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Thesis Format



Master of Arts




Stock, Jay T.


There is considerable evidence that differences in patterns of habitual activity influence the distribution of skeletal tissue within the human skeleton, but little is known about variation in soft tissue. This thesis examines body composition and surface scan data from runners, swimmers, and a ‘recreational control’ population to investigate differences in the properties of limb segment surface areas and volumes, muscle mass, and fat mass. It also explores the relationship between activity and aging through the examination of body composition and volumetric measurements in older-adult habitual swimmers. The findings show that resulting limb segment properties support assumptions of running as a lower-limb dominant and swimming as an upper limb dominant activity. Habitual swimming also displays a positive effect on the preservation of skeletal muscle mass across the life course. This thesis suggests non-impact loading results in demonstrable differences in body morphology, emphasizing the importance of activity throughout the life course.

Summary for Lay Audience

The interpretation of past lifeways is a critical component of bioarchaeological and research. Gaining a better understanding of how humans once lived is approached through a diversity of lenses, including interpreting past activity patterns. In understanding these histories, it is necessary to understand human variation, as it plays a key role in what these patterns might look like in one group compared to another. Humans have long inhabited a variety of environments, each with a unique set of challenges and associated activities (Cameron & Pfeiffer, 2014; Sternberg, 2008). It has been shown that habitual physical activity is associated with changes in bone density and shape, as well as changes in muscle and body fat distribution (Brown & Jones, 1977; Daly et al., 2008). Long-term activity patterns are likely to have shaped variation between groups in the past (Pearson, 2000).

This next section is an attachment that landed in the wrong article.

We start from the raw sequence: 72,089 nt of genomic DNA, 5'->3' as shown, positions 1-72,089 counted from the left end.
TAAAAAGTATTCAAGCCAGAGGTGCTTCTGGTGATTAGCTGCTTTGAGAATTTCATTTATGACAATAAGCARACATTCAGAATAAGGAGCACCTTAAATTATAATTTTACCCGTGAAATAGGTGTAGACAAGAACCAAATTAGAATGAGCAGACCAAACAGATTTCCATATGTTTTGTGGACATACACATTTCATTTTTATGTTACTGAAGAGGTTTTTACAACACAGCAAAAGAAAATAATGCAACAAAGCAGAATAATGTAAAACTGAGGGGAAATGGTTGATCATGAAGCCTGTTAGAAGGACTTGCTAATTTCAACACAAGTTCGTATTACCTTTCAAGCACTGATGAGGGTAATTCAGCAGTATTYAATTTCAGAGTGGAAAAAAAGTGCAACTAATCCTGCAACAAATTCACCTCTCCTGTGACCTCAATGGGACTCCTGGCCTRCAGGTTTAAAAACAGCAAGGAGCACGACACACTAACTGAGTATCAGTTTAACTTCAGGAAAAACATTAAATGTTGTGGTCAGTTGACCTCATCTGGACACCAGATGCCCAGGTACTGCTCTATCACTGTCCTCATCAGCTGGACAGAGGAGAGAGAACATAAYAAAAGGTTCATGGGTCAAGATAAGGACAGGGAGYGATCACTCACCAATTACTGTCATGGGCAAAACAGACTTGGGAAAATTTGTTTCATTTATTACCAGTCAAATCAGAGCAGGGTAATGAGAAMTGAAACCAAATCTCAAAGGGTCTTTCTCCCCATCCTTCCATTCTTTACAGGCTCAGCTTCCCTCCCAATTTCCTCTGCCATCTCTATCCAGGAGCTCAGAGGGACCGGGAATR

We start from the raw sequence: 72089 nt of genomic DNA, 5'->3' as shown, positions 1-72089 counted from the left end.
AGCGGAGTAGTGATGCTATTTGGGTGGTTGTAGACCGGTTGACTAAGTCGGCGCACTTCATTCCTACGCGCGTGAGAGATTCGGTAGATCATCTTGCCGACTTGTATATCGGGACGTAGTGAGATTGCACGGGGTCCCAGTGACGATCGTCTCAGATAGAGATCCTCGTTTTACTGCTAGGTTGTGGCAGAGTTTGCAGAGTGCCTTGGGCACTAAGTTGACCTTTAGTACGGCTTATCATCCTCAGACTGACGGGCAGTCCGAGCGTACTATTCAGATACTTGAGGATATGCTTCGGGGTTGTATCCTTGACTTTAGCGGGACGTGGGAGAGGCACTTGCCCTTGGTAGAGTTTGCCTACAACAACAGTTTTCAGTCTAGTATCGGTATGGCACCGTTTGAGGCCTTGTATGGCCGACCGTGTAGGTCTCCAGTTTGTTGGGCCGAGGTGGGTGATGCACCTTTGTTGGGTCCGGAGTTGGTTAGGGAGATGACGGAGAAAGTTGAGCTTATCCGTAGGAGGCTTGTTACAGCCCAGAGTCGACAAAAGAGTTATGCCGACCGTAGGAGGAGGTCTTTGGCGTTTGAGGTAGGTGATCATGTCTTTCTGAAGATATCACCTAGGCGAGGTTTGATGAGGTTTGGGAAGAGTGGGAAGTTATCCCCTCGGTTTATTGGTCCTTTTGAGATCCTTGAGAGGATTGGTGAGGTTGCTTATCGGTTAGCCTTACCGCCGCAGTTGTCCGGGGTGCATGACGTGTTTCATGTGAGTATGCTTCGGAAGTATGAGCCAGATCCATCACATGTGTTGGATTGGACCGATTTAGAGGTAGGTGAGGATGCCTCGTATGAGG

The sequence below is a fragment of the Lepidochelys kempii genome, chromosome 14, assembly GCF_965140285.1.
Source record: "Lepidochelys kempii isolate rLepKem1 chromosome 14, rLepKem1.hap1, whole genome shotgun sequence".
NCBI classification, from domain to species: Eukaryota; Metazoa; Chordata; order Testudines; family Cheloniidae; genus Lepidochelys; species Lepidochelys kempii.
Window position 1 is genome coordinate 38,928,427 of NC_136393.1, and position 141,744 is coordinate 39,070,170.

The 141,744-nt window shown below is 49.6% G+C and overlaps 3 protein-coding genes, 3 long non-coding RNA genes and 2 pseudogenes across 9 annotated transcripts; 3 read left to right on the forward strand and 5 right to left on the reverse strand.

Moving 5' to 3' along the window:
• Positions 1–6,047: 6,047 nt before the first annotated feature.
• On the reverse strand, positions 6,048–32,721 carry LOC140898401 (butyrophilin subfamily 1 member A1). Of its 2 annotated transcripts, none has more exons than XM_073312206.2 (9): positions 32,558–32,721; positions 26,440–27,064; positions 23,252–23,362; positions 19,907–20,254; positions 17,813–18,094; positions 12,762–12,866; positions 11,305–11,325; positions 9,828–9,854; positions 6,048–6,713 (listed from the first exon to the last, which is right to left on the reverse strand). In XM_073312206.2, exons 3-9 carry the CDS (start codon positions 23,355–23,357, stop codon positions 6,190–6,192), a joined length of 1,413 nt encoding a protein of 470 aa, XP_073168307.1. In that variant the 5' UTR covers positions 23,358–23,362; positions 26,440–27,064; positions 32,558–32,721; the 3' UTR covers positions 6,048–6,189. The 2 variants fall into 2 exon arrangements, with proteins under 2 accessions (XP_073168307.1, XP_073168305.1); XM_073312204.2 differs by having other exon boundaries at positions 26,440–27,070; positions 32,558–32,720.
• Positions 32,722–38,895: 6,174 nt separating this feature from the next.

This thesis investigates patterns of limb volume and surface area, as well as fat mass and muscle mass by comparing long-term runners and swimmers to a recreational control group. Similarly, it explores the relationship between activity and aging through the examination of muscle mass, limb segment volumes, and limb segment surface areas in older-adult habitual swimmers. Swimmers typically had a larger amount of their limb volume and surface area concentrated in their arms, relative to their legs, and runners typically had more of their limb volume and surface area concentrated in their legs, relative to their arms. The same patterns held true for muscle mass in both swimmers and runners. These results agree with the assumption that swimming results in more upper body muscle deposition and that running results in more lower-limb muscle recruitment and deposition. Furthermore, there was no correlation between age and skeletal muscle mass in regular swimmers. This suggests that like running, swimming also offers some protection against muscle loss in old age, even though swimming is a non-impact sport.

Creative Commons License

Creative Commons Attribution-Noncommercial 4.0 License
This work is licensed under a Creative Commons Attribution-Noncommercial 4.0 License